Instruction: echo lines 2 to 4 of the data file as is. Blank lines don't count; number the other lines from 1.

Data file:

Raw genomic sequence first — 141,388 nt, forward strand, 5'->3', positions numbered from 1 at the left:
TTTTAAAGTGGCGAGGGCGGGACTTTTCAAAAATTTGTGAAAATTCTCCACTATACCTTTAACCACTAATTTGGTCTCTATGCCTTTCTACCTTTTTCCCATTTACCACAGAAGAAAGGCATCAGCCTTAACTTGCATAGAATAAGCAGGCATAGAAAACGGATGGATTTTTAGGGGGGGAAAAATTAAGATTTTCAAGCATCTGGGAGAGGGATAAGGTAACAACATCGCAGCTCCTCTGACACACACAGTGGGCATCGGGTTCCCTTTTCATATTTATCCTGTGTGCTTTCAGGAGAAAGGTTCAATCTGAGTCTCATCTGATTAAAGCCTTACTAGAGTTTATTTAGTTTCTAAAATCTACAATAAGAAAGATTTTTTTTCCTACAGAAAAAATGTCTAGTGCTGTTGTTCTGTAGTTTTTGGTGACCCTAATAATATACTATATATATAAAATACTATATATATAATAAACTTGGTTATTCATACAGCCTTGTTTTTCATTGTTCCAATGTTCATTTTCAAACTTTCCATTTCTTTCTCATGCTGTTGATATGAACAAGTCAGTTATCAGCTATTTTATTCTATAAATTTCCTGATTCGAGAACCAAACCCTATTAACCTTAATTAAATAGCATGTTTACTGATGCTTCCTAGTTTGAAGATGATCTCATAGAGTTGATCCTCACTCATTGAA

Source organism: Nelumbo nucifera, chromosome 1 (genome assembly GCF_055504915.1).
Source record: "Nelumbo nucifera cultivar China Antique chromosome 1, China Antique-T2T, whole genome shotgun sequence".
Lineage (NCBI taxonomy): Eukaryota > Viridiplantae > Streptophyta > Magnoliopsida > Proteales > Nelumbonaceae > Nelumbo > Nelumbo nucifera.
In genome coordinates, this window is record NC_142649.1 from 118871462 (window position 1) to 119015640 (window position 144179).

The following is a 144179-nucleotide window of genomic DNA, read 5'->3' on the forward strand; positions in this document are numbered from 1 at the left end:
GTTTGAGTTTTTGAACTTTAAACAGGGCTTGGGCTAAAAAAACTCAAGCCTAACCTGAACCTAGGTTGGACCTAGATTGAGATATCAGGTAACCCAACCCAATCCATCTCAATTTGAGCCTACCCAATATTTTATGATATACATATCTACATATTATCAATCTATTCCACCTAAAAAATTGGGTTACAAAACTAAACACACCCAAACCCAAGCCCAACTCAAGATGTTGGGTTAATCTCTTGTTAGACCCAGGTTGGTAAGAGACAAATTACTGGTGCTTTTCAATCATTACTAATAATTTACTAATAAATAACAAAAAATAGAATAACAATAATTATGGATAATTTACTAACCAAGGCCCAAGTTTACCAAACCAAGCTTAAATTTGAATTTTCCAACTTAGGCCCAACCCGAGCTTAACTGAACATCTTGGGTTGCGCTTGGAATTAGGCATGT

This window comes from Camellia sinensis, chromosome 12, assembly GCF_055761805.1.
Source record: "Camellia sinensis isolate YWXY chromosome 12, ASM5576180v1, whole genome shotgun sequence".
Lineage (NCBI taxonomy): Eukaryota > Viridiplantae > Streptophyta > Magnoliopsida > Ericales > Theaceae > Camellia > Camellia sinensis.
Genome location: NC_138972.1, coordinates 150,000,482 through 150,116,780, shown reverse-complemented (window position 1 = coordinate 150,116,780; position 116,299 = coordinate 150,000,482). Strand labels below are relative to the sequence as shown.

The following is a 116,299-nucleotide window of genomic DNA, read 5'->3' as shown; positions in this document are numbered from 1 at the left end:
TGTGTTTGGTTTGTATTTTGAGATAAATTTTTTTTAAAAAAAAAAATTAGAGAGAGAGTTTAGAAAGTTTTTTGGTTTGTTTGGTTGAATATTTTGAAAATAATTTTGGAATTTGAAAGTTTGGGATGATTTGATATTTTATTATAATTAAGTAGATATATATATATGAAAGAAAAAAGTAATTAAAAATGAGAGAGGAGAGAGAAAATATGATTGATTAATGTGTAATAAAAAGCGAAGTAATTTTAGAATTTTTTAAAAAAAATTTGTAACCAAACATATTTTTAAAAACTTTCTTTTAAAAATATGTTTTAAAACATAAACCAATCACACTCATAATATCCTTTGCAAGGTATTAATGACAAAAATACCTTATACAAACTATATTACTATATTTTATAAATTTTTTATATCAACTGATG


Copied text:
TTTTAAAGTGGCGAGGGCGGGACTTTTCAAAAATTTGTGAAAATTCTCCACTATACCTTTAACCACTAATTTGGTCTCTATGCCTTTCTACCTTTTTCCCATTTACCACAGAAGAAAGGCATCAGCCTTAACTTGCATAGAATAAGCAGGCATAGAAAACGGATGGATTTTTAGGGGGGGAAAAATTAAGATTTTCAAGCATCTGGGAGAGGGATAAGGTAACAACATCGCAGCTCCTCTGACACACACAGTGGGCATCGGGTTCCCTTTTCATATTTATCCTGTGTGCTTTCAGGAGAAAGGTTCAATCTGAGTCTCATCTGATTAAAGCCTTACTAGAGTTTATTTAGTTTCTAAAATCTACAATAAGAAAGATTTTTTTTCCTACAGAAAAAATGTCTAGTGCTGTTGTTCTGTAGTTTTTGGTGACCCTAATAATATACTATATATATAAAATACTATATATATAATAAACTTGGTTATTCATACAGCCTTGTTTTTCATTGTTCCAATGTTCATTTTCAAACTTTCCATTTCTTTCTCATGCTGTTGATATGAACAAGTCAGTTATCAGCTATTTTATTCTATAAATTTCCTGATTCGAGAACCAAACCCTATTAACCTTAATTAAATAGCATGTTTACTGATGCTTCCTAGTTTGAAGATGATCTCATAGAGTTGATCCTCACTCATTGAA

Source organism: Nelumbo nucifera, chromosome 1 (genome assembly GCF_055504915.1).
Source record: "Nelumbo nucifera cultivar China Antique chromosome 1, China Antique-T2T, whole genome shotgun sequence".